A typical course of phototherapy treatment is three to five sessions a week for several weeks, followed by occasional maintenance sessions or a repeated course of treatment. Phototherapy is relatively safe, even during pregnancy, but it does have potential side effects such as burning, itching, and redness (basically the same reactions as sun exposure). These are especially likely to affect people with fair skin. Some people have also experienced nausea while having PUVA therapy.

Phototherapy also appears to increase the risk of skin cancer, particularly squamous cell cancer. This risk is highest for people who get PUVA therapy over an extended period of time, but it is possible that UVB therapy might also increase one’s risk. People who aren't good candidates for phototherapy include those who:

  • Have a history of a photosensitivity disorder
  • Take photosensitizing medications
  • Have a history of melanoma
  • Have certain medical conditions, like lupus
  • Are immunosuppressed (like from an organ transplant)

Home Remedies and Lifestyle

While the above options can be the biggest players in your psoriasis treatment regimen, how you care for your skin and even what you do as you go about your day can play an important role as well.

Skin Care

Establishing a daily bathing and moisturizing routine will minimize scaling as well as help relieve itching. Soak in a warm (not hot) tub for 10 to 15 minutes, using a loofah or washcloth to gently slough off loose scales. Pat—don't rub—skin dry and moisturize immediately, while skin is still damp. Daily hair washing with any mild shampoo is a good way to buff psoriasis plaques from the scalp.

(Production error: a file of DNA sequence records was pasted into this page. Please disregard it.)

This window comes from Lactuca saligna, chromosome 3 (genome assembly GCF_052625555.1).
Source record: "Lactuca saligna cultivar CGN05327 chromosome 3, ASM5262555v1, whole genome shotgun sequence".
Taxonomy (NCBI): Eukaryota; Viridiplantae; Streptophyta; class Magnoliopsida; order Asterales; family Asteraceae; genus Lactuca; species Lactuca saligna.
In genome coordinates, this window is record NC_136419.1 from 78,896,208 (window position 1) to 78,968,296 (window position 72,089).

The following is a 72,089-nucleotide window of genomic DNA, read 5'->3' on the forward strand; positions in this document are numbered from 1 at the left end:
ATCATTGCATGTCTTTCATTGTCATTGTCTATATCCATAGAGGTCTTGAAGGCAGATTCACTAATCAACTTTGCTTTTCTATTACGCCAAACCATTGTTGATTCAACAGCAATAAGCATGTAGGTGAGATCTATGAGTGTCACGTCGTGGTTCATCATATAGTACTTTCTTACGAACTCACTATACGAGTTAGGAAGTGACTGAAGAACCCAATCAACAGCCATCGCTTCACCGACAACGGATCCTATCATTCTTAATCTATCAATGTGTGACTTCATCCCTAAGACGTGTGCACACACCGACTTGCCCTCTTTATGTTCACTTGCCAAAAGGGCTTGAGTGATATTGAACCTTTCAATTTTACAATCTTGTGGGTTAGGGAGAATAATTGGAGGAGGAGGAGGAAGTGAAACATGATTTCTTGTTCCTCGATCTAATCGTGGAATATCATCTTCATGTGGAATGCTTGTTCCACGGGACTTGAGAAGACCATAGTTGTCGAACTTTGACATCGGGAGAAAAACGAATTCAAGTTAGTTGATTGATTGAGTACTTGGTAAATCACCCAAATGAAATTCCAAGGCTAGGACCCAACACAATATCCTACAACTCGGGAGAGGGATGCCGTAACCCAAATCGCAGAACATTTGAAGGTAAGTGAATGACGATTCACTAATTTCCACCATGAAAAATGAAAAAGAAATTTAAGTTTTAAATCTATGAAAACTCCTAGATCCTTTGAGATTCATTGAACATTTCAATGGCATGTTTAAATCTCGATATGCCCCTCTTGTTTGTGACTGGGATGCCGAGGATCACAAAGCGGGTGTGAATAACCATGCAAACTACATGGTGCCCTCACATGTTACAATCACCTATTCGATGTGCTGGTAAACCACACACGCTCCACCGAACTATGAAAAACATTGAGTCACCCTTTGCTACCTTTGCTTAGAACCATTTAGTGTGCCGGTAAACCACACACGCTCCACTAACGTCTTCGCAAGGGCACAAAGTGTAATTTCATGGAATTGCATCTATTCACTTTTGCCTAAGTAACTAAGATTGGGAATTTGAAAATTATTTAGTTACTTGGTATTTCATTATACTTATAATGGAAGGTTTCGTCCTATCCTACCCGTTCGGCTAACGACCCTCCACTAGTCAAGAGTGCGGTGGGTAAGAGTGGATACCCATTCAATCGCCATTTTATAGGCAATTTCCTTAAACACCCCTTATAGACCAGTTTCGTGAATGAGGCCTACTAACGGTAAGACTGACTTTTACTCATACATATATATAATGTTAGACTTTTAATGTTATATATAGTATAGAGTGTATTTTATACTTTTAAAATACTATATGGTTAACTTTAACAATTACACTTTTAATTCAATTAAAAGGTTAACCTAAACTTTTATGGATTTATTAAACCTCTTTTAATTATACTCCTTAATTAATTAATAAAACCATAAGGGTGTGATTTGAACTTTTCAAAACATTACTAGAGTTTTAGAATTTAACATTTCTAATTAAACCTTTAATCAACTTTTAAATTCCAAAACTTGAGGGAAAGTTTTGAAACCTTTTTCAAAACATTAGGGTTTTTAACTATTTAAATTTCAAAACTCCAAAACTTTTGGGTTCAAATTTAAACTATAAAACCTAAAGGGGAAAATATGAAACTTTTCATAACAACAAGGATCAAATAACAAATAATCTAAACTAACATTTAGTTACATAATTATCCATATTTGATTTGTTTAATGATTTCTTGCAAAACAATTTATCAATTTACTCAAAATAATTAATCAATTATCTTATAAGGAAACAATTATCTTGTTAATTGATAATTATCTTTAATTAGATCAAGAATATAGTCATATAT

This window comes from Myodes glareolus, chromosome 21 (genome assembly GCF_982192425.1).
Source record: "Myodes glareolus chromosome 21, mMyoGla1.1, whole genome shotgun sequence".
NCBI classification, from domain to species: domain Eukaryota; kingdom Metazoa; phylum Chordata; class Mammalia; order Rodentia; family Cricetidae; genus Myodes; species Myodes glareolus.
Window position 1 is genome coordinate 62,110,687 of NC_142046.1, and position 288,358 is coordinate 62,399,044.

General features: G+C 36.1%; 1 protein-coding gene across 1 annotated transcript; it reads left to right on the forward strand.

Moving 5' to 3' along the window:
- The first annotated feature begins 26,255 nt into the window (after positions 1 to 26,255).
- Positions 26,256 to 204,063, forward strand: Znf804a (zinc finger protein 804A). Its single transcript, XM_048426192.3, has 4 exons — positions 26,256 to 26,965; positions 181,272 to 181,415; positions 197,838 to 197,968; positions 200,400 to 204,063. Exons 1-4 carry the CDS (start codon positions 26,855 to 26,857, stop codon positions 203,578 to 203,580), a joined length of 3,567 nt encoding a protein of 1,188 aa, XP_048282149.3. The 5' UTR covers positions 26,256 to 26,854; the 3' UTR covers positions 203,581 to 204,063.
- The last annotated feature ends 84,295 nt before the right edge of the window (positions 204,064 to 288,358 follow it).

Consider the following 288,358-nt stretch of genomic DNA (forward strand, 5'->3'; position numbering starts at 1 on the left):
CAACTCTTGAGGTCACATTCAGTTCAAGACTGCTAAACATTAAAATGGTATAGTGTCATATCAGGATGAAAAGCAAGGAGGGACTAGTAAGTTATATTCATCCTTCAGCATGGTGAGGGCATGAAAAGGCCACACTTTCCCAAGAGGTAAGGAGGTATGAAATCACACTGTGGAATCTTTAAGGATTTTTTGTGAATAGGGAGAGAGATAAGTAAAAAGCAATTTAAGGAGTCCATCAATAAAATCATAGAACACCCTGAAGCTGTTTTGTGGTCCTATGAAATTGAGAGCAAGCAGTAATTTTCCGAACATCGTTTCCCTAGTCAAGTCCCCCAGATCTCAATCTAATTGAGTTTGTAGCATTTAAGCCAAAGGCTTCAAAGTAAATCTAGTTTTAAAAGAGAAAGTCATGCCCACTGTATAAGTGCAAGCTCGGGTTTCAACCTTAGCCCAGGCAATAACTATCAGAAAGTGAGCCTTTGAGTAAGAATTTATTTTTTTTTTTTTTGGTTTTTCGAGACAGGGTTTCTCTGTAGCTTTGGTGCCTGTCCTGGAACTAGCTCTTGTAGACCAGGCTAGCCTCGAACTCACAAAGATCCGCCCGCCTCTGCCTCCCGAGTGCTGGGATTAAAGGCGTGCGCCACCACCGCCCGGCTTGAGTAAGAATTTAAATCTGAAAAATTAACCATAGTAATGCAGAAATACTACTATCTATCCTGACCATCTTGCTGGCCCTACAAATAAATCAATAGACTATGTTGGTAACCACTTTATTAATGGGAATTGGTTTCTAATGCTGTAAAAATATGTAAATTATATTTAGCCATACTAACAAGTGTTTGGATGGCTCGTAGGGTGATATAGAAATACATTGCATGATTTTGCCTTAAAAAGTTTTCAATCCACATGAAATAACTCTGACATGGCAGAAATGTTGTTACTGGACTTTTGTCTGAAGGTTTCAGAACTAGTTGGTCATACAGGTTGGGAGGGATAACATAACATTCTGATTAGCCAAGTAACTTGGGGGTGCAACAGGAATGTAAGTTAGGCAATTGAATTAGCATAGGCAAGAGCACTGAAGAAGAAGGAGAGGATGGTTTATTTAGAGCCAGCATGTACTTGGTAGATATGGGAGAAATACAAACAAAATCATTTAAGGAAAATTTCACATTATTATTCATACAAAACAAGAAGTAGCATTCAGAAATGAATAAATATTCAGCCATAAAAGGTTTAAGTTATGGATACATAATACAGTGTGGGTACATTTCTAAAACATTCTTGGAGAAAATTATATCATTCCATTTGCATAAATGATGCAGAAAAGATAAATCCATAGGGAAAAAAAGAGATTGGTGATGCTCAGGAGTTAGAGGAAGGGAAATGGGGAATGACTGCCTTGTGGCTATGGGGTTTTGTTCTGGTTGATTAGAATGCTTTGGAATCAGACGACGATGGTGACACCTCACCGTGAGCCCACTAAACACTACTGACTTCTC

When choosing a moisturizer to treat psoriasis, zero in ingredients that will be most helpful for you. Some to look for and how they work:

  • Emollients resemble lubricants that the skin makes naturally. Examples: shea butter; cocoa butter; animal-based oils such as mink, emu, and lanolin; mineral oils; and plant oils
  • Water-binding agents help to maintain the concentration of moisture in the skin. Examples: collagen, elastin, lecithin, amino acids, proteins, glucose, fructose, sucrose, and phospholipids.
  • Anti-irritants calm inflamed skin. Examples: aloe, vitamin C, licorice root, grape extract, green tea, chamomile extract, and willow bark.
  • Antioxidants may speed up cell turnover, which in turn helps to clear psoriatic scales. Examples: selenium, vitamin A, coenzyme Q10, alpha lipoic acid, vitamin C, vitamin E, and grape extract.

To intensify the effects of a moisturizer, you can try a method called occlusion in which you slather on the product and then cover it for a period of time so it's thoroughly absorbed. If you're dealing with psoriasis on your hands, slip on cotton or plastic gloves; you can use socks or even plastic bags to cover your feet.

Itch Relief

Pruritis (itchiness) can be especially irritating, and scratching can irritate skin even more. If plaques are scraped off, it can cause pinpoint bleeding known as Auspitz sign.

One way to help ease the itch of psoriasis is to apply an ice pack to areas where it's particularly severe: The cold will numb nerve endings temporarily while also cooling raw and inflamed skin. Storing moisturizer in the fridge is another way to tap the soothing benefits of cold.